Mobile networks are too vulnerable for smart cities – users at risk of surveillance

An analytical report has revealed serious vulnerabilities in current and future mobile networks which makes them unsuitable for smart cities and puts users at risk of surveillance.

The cybersecurity experts at Positive Technologies discovered security flaws in the 4G network core known as the EPC (Evolved Packet Core) which can be exploited through vulnerabilities in the GTP protocol.

GTP (GPRS Tunneling Protocol) is a group of IP-based communications protocols used to carry general packet radio service (GPRS) within 5G, 2G (GSM), 3G (UMTS/CDMA/WCDMA) and 4G (LTE) networks.

5G is often touted as being a key enabler in the deployment of smart city technology, but its current vulnerability makes it not fit-for-purpose. Existing smart city features often connected to 4G networks — such as intelligent traffic lights and street lighting, electronic road signs, information displays at bus stops, and more — are currently exposed to attacks.

Potential hackers do not require specialist equipment or highly technical knowledge. All that is needed is a laptop, free software for penetration tests, and basic programming skills.

Industrial Internet of Things (IIoT) devices, self-driving cars, and other IoT objects are all vulnerable to compromise or denial-of-service. With over 1.5 billion IoT devices expected to be connected to mobile networks by 2022, it’s a growing concern.

"Many cities optimise road traffic by introducing smart traffic lights that are often networked together using 4G technologies. If such a network is hacked and denial of service hits just a few traffic lights, for example, this may lead to road accidents and traffic at a standstill," states Pavel Novikov, Head of Research Group for Telecom Security from Positive Technologies. "That is why mobile operators involved in city automation should pay particular attention to methods of preventing network threats."

Regular mobile users can also be subject to attacks. This includes surveillance; with a hacker able to eavesdrop on VoLTE calls or intercept web traffic and SMS messages.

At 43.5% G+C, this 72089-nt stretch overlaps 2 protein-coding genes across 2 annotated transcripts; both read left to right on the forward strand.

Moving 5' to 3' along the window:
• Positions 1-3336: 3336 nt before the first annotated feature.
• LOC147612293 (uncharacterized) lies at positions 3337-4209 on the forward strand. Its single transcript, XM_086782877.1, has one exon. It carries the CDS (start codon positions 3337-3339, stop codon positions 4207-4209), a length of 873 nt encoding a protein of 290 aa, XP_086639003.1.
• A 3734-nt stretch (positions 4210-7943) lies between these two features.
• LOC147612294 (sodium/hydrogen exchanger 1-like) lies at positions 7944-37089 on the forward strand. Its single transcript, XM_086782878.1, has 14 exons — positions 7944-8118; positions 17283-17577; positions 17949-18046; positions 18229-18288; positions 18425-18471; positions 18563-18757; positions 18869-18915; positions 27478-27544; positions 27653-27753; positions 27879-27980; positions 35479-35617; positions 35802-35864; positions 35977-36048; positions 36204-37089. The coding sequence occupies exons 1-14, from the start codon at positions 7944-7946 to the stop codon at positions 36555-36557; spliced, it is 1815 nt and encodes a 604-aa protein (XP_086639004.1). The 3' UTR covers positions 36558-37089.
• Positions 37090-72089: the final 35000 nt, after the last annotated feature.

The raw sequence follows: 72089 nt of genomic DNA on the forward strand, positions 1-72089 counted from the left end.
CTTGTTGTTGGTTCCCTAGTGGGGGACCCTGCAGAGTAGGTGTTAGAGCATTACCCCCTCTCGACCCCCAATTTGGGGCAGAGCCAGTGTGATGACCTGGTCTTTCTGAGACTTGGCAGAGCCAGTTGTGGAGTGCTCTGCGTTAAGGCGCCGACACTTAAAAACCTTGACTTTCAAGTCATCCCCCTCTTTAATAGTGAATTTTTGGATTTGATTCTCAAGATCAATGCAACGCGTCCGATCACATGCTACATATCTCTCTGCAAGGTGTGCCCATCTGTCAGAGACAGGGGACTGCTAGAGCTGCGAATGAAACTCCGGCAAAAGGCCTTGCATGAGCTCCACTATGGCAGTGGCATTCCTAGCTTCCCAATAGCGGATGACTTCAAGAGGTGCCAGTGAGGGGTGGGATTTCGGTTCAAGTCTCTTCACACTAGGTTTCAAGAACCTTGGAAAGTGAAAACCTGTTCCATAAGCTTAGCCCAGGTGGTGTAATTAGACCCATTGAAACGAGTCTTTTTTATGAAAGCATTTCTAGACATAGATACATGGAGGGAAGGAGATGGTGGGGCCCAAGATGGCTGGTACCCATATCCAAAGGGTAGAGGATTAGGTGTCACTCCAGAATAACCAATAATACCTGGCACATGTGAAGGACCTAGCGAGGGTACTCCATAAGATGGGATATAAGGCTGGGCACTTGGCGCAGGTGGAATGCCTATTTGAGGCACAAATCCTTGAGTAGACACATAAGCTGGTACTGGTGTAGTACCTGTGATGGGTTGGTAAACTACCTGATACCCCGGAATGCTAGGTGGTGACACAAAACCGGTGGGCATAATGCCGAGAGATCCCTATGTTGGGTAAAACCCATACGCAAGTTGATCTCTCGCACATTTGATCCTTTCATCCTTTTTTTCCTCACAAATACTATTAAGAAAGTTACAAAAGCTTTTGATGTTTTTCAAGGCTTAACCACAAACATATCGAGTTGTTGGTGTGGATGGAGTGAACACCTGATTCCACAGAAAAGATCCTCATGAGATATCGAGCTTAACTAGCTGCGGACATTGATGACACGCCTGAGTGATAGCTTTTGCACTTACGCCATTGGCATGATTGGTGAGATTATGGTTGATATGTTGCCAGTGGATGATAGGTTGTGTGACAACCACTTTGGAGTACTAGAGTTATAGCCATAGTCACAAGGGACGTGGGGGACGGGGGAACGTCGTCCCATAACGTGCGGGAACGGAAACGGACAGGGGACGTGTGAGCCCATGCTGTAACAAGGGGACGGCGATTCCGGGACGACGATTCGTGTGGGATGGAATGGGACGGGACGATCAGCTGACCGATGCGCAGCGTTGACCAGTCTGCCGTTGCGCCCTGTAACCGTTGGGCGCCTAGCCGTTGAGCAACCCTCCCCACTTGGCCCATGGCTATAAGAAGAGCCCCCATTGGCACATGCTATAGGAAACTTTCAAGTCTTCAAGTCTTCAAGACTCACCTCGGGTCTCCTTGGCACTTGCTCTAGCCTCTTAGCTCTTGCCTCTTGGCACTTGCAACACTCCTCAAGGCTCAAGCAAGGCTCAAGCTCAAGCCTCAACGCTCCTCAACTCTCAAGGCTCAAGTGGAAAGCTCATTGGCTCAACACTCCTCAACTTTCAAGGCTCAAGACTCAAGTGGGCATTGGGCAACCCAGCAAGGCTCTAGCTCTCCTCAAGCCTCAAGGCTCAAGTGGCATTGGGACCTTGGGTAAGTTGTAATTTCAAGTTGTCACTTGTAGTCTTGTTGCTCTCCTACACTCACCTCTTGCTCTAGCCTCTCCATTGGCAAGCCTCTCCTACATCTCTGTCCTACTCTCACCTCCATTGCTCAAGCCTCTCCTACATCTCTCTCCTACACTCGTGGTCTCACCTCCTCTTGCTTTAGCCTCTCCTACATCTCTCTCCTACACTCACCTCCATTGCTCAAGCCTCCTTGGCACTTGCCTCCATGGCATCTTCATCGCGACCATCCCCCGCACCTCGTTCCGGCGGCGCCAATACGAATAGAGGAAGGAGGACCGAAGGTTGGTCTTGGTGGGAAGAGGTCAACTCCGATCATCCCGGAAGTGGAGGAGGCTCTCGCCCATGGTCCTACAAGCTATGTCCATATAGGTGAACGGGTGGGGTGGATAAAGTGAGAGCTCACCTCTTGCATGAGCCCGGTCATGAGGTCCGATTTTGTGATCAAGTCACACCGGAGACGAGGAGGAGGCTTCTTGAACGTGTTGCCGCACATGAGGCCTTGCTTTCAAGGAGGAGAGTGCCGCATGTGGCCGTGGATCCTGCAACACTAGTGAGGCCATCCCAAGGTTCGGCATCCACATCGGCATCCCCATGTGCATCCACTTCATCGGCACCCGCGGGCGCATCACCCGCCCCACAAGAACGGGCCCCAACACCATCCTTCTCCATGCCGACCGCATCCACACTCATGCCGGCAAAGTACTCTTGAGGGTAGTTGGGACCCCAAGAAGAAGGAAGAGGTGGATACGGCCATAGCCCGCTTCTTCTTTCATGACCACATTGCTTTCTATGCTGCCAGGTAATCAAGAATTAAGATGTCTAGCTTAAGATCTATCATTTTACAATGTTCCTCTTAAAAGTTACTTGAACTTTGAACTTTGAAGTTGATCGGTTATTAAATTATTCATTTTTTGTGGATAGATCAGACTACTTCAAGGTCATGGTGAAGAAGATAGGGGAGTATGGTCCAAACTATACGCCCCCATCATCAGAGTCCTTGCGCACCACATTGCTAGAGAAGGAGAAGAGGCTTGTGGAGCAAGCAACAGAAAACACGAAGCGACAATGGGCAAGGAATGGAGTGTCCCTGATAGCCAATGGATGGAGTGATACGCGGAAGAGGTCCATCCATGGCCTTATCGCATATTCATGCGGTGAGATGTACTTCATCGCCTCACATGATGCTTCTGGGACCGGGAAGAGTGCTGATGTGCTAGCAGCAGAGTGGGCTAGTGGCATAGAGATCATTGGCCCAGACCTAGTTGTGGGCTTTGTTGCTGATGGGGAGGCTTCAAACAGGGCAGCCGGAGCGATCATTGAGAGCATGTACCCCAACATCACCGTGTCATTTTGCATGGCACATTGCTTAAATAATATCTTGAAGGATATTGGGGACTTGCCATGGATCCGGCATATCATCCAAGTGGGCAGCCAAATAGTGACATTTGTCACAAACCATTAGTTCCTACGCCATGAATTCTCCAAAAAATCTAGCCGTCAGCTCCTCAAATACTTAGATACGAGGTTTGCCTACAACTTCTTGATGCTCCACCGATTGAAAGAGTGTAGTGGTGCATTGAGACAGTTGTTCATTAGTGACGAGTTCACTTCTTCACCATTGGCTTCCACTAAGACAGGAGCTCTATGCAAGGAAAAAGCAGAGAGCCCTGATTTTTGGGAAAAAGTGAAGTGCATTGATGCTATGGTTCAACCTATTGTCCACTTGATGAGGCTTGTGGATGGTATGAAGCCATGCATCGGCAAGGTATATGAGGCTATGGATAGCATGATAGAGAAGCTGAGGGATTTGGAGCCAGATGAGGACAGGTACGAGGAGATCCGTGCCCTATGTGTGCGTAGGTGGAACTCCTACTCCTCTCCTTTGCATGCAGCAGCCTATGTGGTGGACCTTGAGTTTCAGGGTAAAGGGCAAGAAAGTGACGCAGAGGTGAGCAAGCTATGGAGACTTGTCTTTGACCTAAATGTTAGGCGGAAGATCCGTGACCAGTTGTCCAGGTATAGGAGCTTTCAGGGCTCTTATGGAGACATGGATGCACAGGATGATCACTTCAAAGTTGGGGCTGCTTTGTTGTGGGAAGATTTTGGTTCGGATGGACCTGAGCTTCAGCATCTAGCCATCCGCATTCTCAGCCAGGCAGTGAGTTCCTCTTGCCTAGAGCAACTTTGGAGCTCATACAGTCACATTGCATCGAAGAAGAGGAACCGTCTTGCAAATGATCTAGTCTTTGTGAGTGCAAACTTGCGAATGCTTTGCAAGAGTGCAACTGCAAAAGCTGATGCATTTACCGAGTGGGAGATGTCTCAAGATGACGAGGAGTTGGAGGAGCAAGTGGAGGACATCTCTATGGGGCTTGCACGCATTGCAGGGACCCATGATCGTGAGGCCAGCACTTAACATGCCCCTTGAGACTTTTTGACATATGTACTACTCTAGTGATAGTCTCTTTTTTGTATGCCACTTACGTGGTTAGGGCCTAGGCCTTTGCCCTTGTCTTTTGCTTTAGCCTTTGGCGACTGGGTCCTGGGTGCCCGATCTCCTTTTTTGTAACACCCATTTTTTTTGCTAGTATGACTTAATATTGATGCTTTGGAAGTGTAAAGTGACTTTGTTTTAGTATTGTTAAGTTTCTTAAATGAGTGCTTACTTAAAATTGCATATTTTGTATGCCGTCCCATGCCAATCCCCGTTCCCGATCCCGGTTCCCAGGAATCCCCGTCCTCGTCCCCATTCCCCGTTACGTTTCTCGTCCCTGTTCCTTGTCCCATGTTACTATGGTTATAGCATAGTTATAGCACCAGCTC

Attacks on mobile users can be carried out by employees of most telecom operators, or by external hackers gaining access to an operator’s infrastructure. Access can be obtained through methods such as password brute-forcing or exploiting vulnerabilities in the network perimeter. The researchers note it’s even possible from a subscriber’s phone in some cases.

This latest report examines the vulnerabilities of the GTP protocol with current and future mobile networks which could put smart cities and users at risk, but more are sure to be discovered. Positive Technologies recently published another report (PDF) examining the vulnerabilities of another key protocol of 4G and 5G networks, Diameter.

"With the deployment of 5G, the world around us is set to change dramatically. Smart hospitals, vehicles, stadiums, ports, streets, and entire cities are just some of what we can expect," predicts Michael Downs, Director of Telecoms Security, EMEA, at Positive Technologies. "Therefore the security stakes rise enormously. Vulnerabilities in Diameter and GTP are already a headache for every mobile operator today, thanks in part to increased LTE roaming. With the mass rollout of 5G expected by 2020, regular security audits will become a critical practice."

Are you concerned about the vulnerabilities of mobile networks? Share your thoughts in the comments.

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